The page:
As the celebrated US feminist Gloria Steinem said on a trip to the UK last week - that "the state stops at our skins". Without the ability to make reproductive choices, we lose the ability to make decisions about our lives... Why in 2016 can a woman be sent to prison for trying to end her own pregnancy, and a nurse or midwife for helping her?
This week a new campaign has been launched to decriminalise abortion in the UK. It's likely to cause serious consternation. Not because we aren't pro-choice in this country - the vast majority of us are. But because most people will be horrified that abortion, a safe, well-regulated and extremely common procedure still sits within a criminal law passed in 1861.
The anti-abortion movement in Britain has largely failed. The public is pro-choice, and indeed favours a more woman-centred framework than the 1967 Abortion Act currently allows. Every parliamentary attempt in recent years to restrict access to abortion has been defeated. All should be well. But the new government has many members who voted in favour of these defeated restrictions. Indeed, their voting records suggest this is the most anti-abortion government in living memory. So what will this mean for women in the next five years?
There's a fresh chance to remove the anachronistic requirement that two doctors must authorise a woman's request for an abortion before it can be performed. On Thursday, a private members' bill to reduce the number of doctors required to authorise an abortion from two to one is to be introduced by Baroness Jenny Tonge in the House of Lords.
The allegation by the Independent that there is a "war" on female foetuses by certain communities in this country is both unsubstantiated and extremely insulting to the people who belong to those communities. Nonetheless, the suggestion that any woman feels under pressure to bring a child of a certain sex into the world, and feels that she has failed if she delivers a girl, is intensely depressing and distressing... We may well find the notion of sex-selective abortion extremely disturbing, where it exists. But further curtailing women's already highly regulated reproductive choices will never be the answer to gender inequality.
It’s been a great year for the pro-life lobby. That’s the view of Mark Bhagwandin, Senior Education and Media Officer of anti-abortion charity ...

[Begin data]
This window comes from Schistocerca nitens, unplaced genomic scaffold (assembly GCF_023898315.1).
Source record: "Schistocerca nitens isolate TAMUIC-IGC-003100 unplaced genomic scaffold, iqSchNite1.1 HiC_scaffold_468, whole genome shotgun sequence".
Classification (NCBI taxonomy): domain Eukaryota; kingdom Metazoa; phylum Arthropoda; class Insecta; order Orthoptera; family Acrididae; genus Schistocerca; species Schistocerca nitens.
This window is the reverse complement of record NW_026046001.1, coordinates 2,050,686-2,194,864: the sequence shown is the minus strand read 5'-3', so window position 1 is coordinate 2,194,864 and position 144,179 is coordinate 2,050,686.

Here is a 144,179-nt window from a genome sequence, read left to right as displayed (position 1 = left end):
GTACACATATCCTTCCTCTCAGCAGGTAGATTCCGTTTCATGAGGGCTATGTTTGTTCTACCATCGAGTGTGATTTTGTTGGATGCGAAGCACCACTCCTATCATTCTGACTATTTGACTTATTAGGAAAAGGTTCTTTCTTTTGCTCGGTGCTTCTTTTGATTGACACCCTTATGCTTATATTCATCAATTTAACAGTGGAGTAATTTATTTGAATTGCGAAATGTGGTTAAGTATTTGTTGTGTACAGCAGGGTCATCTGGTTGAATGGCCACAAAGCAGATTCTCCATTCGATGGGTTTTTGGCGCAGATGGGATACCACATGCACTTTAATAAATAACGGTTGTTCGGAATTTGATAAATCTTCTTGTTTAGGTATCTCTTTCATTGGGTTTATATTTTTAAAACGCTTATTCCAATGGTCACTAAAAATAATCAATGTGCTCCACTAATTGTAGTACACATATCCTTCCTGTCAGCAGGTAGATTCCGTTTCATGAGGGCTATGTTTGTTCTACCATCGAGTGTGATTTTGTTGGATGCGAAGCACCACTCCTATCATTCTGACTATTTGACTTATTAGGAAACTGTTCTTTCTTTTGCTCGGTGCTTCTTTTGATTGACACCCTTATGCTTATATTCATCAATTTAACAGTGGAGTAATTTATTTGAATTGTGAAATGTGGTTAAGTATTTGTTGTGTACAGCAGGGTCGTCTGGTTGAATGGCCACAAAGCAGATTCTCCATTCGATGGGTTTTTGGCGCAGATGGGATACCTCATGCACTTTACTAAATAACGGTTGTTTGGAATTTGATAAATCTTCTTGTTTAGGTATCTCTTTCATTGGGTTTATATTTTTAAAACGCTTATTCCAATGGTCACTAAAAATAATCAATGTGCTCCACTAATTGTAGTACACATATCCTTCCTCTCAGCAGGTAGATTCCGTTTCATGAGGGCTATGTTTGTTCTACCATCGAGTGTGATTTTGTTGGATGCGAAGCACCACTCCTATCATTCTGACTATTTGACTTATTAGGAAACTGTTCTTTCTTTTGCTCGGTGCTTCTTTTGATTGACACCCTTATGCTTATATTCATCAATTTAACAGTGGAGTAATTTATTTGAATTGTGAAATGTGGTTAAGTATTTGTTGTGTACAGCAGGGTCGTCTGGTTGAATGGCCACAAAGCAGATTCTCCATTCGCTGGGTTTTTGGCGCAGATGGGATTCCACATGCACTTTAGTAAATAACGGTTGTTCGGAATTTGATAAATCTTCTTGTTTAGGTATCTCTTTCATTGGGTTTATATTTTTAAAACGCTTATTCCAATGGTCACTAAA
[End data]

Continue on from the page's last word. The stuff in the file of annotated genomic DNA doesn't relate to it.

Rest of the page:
We see women who have become pregnant not long after giving birth, not realising how quickly fertility returned, or after misinformation about the protection breastfeeding provides against pregnancy. Sadly we also see women who simply haven't been able to negotiate contraceptive use with a reluctant partner, as well as women for whom a much wanted pregnancy is no longer possible after a dramatic change in personal circumstances. A recently conducted audit of all women contacting bpas for advice in 2011 found nearly two thirds were using contraception, including condoms, pills, patches and coils, when they became pregnant.
It cannot be repeated enough that there has been no new medical evidence to suggest any scientific or medical reason for a reduction in the abortion time limit since this was last debated in the House of Commons in May 2008. This debate isn't being reopened because of any new medical evidence or the current figures on abortion, but because of a toxic, politicisation of the issue by elements within the Conservative Party. It is happening because Jeremy Hunt's gratuitous attack on British women's right to choose has opened the door to parts of the Tory party to begin unwanted and distracting wrangling in parliament to reduce the time limits.
The energy spent discussing abortion time limits detracts time and attention from genuine problems in women's reproductive healthcare. Were the MP for mid-Bedfordshire really as 'pro-woman' as she claims, here are some of the themes she could be tackling which affect women across the spectrum of reproductive needs. For example, some 40% of women using BPAS' contraceptive counselling service following an unplanned pregnancy report problems accessing contraception.
Recent comments and campaigns by politicians opposed to abortion often imply that women do not know what they are doing when they request abortion and need protecting from themselves, or that what they are doing is morally wrong - and that their pregnancies need protecting from the women themselves.
The British Pregnancy Advisory Service (BPAS) carries out the majority of later abortions in this country. Our staff would have been more than happy to explain to the women's minister just what kind of impact restricting access to abortions after 20 weeks would have on the small numbers of women who need them.